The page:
Ford Motor says it is skipping over semi-autonomous cars and going straight to fully self-driving ones, with no steering wheel or pedals, by 2021. Ford shares Google’s view, which is that it’s too difficult to safely hand over control from a semi-autonomous car to a human driver in an emergency situation. Instead, Ford says it’s putting all its efforts into fully autonomous cars and will have them ready in five years for ride-hailing and package delivery uses.
To achieve its 2021 target, the carmaker is investing in or collaborating with four start-up firms that have critical know-how. Artificial intelligence is a competitive field with many emerging players; here’s a little bit more about the companies Ford chose to work with.
Of all Ford’s new partners, Velodyne has been around the longest and is the best-known in automotive circles. It is the leader in light-detection and ranging (LiDAR) sensors, those giant spinning lasers on top of autonomous cars being tested by Google, Ford and others. LiDAR sends out a series of light pulses 360 degrees around the vehicle, gathering data that helps create high-definition 3D maps necessary for self-driving cars.
But Velodyne started out in 1983 in a very different business. Founder David Hall, a graduate of Case Western Reserve University, came up with a high-end, distortion-free subwoofer that set the benchmark for premium bass sound. The speakers were so popular with audiophiles that the company has been self-funded from the start, providing cash for Hall to pivot toward his next idea, LiDAR, in 2007.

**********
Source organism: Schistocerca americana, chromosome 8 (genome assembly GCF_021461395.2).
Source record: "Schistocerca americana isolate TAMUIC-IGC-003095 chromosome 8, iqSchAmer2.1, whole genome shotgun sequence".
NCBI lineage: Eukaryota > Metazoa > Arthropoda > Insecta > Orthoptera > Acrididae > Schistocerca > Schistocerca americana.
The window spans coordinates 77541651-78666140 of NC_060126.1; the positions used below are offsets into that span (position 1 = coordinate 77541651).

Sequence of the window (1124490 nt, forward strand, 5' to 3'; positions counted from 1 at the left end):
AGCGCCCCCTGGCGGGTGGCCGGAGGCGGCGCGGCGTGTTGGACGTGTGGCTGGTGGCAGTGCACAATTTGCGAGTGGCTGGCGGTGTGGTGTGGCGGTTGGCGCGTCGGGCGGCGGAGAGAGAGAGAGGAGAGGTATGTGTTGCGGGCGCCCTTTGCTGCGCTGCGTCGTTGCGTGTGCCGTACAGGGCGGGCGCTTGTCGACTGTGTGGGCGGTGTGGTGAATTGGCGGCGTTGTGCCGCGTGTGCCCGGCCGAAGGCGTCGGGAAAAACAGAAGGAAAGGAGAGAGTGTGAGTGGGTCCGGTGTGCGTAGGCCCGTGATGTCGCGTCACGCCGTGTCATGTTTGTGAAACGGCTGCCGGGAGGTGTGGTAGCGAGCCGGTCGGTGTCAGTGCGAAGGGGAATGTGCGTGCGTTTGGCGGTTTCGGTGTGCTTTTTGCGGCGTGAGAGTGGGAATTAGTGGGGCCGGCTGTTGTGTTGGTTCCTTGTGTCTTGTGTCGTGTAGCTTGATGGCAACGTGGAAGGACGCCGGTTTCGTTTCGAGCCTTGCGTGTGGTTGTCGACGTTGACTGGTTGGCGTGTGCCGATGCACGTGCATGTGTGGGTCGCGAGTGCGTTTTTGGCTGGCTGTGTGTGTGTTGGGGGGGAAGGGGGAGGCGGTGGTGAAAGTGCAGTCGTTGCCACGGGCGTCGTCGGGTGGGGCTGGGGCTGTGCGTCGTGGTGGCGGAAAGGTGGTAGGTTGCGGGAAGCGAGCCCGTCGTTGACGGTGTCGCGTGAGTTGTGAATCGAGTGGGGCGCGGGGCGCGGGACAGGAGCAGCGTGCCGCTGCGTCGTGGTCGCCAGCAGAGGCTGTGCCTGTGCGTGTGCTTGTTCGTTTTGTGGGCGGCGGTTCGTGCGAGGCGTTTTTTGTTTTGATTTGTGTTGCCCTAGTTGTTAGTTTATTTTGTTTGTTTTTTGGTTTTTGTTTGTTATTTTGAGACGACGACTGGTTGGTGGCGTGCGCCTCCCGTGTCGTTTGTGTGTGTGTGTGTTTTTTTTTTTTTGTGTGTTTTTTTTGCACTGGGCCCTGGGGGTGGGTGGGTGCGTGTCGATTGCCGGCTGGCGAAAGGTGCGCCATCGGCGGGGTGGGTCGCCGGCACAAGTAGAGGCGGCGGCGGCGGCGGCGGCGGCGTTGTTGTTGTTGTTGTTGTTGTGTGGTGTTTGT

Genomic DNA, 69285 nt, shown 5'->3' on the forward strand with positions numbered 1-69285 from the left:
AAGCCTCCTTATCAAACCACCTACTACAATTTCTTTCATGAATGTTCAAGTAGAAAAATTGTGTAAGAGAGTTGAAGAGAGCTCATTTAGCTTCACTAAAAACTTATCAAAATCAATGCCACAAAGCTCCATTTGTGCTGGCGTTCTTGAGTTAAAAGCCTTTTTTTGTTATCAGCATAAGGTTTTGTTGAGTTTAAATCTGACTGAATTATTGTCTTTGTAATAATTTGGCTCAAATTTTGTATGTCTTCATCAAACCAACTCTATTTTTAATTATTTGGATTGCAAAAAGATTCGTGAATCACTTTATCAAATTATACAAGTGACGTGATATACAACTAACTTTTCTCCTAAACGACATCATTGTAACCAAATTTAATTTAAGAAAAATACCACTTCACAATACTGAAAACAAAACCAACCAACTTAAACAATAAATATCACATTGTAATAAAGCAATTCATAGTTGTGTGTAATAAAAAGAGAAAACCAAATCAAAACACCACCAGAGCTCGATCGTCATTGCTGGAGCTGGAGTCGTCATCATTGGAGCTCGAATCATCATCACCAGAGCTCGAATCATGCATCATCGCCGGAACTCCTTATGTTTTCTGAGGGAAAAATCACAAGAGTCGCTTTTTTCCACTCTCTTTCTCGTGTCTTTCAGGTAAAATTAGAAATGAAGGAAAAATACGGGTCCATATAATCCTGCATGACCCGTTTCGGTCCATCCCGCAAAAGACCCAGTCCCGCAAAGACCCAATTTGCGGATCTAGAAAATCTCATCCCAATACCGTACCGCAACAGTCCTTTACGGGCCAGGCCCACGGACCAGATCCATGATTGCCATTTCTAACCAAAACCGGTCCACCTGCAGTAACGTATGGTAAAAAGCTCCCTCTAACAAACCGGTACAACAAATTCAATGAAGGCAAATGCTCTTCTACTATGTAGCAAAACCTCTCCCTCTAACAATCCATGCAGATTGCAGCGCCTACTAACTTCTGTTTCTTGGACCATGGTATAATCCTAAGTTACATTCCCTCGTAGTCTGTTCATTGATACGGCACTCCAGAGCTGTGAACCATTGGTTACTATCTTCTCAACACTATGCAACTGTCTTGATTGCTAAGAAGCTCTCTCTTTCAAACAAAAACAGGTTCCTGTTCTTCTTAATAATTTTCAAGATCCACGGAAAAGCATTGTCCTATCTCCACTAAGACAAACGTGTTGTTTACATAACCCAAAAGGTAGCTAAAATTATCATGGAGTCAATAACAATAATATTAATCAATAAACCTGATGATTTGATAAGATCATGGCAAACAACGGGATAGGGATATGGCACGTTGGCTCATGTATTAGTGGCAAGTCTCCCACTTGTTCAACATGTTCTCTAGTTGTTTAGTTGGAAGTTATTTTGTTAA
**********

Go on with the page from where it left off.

Ford invested $75 million (as did China’s Baidu), which is the first time Velodyne has raised outside money, according to Chief Financial Officer Qing Lu. The $150 million cash influx will help Velodyne mass-produce more affordable LiDAR sensors. In just a few years, the cost of its LiDAR systems has fallen from about $70,000 to $8,000. Its newest system is about the size and shape of a hockey puck; it’s working on even smaller, solid-state LiDAR systems.
Ford discovered SAIPS while scouting for technology in Israel in 2013, and acquired the start-up more recently to strengthen its own artificial intelligence research. SAIPS’ founder and CEO, Udy Danino, worked for California-based Applied Materials AMAT +0.24% before starting SAIPS in 2012. His company specializes in computer vision and “deep learning,” developing algorithms that process images, video and other signals. The software will help Ford vehicles learn and adapt to their environment while driving. Ford did not disclose what it paid to acquires SAIPS....MORE
Thursday, August 18, 2016
The Four Start-Ups Helping Ford Develop A Robo-Taxi By 2021